In January 2017 about 300 million people lived in countries with bottle bills. New laws passed in Europe and Australia since then will soon double that number and one expert claims that by 2030, a billion people in the world will pay a charge on a drink container and get the money back when they return it.[5] The main reason for this movement toward responsibility in dealing with container waste is the terrible problem of ocean pollution. New islands of plastic are appearing in the world’s oceans and micro plastic material is everywhere. While reducing litter along roadsides or in oceans may have been the primary goal of bottle bills, they also contribute to increased recycling rates, thereby helping to reduce greenhouse emissions through energy savings.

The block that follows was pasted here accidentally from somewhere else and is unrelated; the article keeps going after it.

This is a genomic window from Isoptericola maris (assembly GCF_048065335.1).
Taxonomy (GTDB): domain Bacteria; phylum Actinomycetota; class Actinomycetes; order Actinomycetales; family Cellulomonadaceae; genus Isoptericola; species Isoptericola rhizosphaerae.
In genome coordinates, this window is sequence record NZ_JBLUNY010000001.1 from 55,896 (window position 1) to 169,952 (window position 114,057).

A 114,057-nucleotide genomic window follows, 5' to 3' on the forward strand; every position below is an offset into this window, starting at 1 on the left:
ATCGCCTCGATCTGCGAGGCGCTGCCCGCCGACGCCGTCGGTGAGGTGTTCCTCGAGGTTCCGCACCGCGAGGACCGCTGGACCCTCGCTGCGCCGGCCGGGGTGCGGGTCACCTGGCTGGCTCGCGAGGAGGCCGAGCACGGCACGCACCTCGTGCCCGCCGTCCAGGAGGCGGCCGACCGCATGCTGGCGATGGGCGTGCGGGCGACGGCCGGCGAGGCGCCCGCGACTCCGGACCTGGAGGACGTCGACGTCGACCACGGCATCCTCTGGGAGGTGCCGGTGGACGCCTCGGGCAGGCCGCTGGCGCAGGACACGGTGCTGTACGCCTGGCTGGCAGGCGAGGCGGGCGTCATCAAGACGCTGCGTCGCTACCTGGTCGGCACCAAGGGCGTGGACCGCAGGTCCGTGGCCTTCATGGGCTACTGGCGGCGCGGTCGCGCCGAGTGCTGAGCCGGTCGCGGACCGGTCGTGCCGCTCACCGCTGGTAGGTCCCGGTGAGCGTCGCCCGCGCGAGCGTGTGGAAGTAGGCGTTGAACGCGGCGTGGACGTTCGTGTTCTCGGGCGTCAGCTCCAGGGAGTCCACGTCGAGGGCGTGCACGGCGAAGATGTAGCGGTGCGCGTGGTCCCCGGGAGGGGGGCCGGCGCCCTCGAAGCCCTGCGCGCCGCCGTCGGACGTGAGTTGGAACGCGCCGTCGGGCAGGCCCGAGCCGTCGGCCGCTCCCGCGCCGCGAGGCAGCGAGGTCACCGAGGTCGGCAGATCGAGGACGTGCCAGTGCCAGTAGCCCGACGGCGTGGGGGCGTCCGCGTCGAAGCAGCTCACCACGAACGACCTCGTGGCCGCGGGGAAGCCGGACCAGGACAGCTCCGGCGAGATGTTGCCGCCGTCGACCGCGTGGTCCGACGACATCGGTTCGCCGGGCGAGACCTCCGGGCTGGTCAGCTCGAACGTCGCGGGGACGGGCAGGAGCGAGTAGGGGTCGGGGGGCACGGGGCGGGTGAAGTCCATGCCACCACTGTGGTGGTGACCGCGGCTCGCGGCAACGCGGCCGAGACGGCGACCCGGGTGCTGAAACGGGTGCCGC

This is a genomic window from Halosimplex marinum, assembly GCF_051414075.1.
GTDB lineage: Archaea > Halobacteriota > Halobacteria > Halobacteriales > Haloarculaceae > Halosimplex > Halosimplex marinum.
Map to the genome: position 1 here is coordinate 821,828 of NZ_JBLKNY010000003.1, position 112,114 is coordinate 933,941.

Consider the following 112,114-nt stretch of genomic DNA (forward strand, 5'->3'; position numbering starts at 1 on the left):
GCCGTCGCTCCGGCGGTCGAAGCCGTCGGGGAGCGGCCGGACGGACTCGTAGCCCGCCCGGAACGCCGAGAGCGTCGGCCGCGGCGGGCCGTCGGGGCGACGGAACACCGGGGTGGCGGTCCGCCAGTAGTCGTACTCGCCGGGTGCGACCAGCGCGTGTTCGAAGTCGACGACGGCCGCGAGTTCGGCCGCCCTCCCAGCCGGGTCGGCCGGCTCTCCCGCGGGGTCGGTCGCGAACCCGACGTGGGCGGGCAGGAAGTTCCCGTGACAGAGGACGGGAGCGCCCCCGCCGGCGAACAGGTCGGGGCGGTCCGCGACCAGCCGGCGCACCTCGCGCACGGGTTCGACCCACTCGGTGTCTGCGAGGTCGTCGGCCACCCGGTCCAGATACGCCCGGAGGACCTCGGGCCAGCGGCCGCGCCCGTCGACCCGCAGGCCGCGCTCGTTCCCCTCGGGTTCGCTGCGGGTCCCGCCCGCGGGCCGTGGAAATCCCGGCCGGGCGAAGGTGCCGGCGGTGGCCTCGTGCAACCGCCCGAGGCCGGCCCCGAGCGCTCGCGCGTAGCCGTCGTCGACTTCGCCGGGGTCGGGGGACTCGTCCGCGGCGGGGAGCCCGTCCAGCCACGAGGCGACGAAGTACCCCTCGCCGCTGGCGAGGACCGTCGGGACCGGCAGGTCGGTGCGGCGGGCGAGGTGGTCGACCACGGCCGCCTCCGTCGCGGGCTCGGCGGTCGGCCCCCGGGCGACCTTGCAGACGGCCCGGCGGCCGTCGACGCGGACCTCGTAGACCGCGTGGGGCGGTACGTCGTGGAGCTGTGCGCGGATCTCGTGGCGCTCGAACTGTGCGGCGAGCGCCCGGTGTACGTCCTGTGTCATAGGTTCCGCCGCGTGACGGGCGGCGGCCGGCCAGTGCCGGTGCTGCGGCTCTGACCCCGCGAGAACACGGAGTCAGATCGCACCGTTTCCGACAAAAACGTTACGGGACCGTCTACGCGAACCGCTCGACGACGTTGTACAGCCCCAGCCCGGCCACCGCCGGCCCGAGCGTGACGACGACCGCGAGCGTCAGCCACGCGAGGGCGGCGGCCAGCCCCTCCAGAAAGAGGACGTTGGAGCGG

The U.S. Container Recycling Institute reports that return rates for aluminum, PET plastic and glass in states with a bottle bill is much higher than states without. A 2013 study found:

On average, states that incentivize with container deposit laws recycled aluminum, plastic and glass containers at double the rate of states without bottle bills in 2010. In states with bottle bills, aluminum cans were returned at a rate of 84 percent, compared to 39 percent in states with other systems in place.[6]